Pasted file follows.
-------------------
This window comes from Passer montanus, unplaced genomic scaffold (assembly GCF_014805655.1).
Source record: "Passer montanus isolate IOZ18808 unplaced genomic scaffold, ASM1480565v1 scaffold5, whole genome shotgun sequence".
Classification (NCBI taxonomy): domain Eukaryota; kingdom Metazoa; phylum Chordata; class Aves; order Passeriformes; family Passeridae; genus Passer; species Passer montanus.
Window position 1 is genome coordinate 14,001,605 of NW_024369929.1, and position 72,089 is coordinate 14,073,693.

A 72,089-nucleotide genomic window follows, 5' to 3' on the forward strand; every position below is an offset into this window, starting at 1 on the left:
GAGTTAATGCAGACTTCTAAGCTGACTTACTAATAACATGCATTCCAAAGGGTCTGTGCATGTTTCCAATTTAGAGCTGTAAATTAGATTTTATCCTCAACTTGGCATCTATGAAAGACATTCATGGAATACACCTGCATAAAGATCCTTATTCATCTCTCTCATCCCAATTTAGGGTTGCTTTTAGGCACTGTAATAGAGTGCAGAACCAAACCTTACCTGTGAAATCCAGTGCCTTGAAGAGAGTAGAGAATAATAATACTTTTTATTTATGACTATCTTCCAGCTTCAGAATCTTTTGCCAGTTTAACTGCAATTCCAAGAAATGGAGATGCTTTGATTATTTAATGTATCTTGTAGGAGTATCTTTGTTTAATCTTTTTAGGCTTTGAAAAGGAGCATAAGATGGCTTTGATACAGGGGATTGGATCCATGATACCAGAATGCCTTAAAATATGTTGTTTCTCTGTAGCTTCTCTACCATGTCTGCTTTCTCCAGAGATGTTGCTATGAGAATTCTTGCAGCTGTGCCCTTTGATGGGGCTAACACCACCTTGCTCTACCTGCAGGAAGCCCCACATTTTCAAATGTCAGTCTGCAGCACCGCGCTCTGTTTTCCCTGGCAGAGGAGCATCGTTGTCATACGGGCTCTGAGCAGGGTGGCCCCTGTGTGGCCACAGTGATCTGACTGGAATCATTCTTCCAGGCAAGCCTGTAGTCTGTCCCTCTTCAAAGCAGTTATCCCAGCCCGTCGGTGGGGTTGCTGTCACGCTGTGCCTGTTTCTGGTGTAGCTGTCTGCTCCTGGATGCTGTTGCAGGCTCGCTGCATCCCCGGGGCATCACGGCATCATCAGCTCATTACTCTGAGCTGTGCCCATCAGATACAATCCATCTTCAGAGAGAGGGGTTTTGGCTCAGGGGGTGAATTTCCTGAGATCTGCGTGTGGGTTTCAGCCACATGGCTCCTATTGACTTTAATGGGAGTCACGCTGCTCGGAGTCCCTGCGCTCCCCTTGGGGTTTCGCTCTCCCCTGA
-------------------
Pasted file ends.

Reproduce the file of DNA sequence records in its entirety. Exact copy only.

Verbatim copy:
This window comes from Passer montanus, unplaced genomic scaffold (assembly GCF_014805655.1).
Source record: "Passer montanus isolate IOZ18808 unplaced genomic scaffold, ASM1480565v1 scaffold5, whole genome shotgun sequence".
Classification (NCBI taxonomy): domain Eukaryota; kingdom Metazoa; phylum Chordata; class Aves; order Passeriformes; family Passeridae; genus Passer; species Passer montanus.
Window position 1 is genome coordinate 14,001,605 of NW_024369929.1, and position 72,089 is coordinate 14,073,693.

A 72,089-nucleotide genomic window follows, 5' to 3' on the forward strand; every position below is an offset into this window, starting at 1 on the left:
GAGTTAATGCAGACTTCTAAGCTGACTTACTAATAACATGCATTCCAAAGGGTCTGTGCATGTTTCCAATTTAGAGCTGTAAATTAGATTTTATCCTCAACTTGGCATCTATGAAAGACATTCATGGAATACACCTGCATAAAGATCCTTATTCATCTCTCTCATCCCAATTTAGGGTTGCTTTTAGGCACTGTAATAGAGTGCAGAACCAAACCTTACCTGTGAAATCCAGTGCCTTGAAGAGAGTAGAGAATAATAATACTTTTTATTTATGACTATCTTCCAGCTTCAGAATCTTTTGCCAGTTTAACTGCAATTCCAAGAAATGGAGATGCTTTGATTATTTAATGTATCTTGTAGGAGTATCTTTGTTTAATCTTTTTAGGCTTTGAAAAGGAGCATAAGATGGCTTTGATACAGGGGATTGGATCCATGATACCAGAATGCCTTAAAATATGTTGTTTCTCTGTAGCTTCTCTACCATGTCTGCTTTCTCCAGAGATGTTGCTATGAGAATTCTTGCAGCTGTGCCCTTTGATGGGGCTAACACCACCTTGCTCTACCTGCAGGAAGCCCCACATTTTCAAATGTCAGTCTGCAGCACCGCGCTCTGTTTTCCCTGGCAGAGGAGCATCGTTGTCATACGGGCTCTGAGCAGGGTGGCCCCTGTGTGGCCACAGTGATCTGACTGGAATCATTCTTCCAGGCAAGCCTGTAGTCTGTCCCTCTTCAAAGCAGTTATCCCAGCCCGTCGGTGGGGTTGCTGTCACGCTGTGCCTGTTTCTGGTGTAGCTGTCTGCTCCTGGATGCTGTTGCAGGCTCGCTGCATCCCCGGGGCATCACGGCATCATCAGCTCATTACTCTGAGCTGTGCCCATCAGATACAATCCATCTTCAGAGAGAGGGGTTTTGGCTCAGGGGGTGAATTTCCTGAGATCTGCGTGTGGGTTTCAGCCACATGGCTCCTATTGACTTTAATGGGAGTCACGCTGCTCGGAGTCCCTGCGCTCCCCTTGGGGTTTCGCTCTCCCCTGA